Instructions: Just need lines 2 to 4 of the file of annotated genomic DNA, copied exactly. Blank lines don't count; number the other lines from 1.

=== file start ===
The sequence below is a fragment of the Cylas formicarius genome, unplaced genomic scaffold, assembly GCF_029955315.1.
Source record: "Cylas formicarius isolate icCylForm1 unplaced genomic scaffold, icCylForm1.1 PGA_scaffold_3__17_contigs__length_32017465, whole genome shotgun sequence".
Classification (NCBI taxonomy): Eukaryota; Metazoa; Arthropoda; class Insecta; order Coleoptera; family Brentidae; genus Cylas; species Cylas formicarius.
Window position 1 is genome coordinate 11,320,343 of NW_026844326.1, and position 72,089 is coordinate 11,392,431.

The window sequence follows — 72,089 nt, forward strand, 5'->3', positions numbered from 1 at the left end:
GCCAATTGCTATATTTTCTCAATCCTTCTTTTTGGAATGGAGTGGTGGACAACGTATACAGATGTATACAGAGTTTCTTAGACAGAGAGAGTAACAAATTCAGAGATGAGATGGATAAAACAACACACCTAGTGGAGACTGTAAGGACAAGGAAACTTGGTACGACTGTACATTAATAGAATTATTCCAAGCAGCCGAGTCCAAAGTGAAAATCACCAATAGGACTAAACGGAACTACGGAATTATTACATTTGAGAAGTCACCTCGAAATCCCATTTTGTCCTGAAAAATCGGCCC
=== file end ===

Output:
Source record: "Cylas formicarius isolate icCylForm1 unplaced genomic scaffold, icCylForm1.1 PGA_scaffold_3__17_contigs__length_32017465, whole genome shotgun sequence".
Classification (NCBI taxonomy): Eukaryota; Metazoa; Arthropoda; class Insecta; order Coleoptera; family Brentidae; genus Cylas; species Cylas formicarius.
Window position 1 is genome coordinate 11,320,343 of NW_026844326.1, and position 72,089 is coordinate 11,392,431.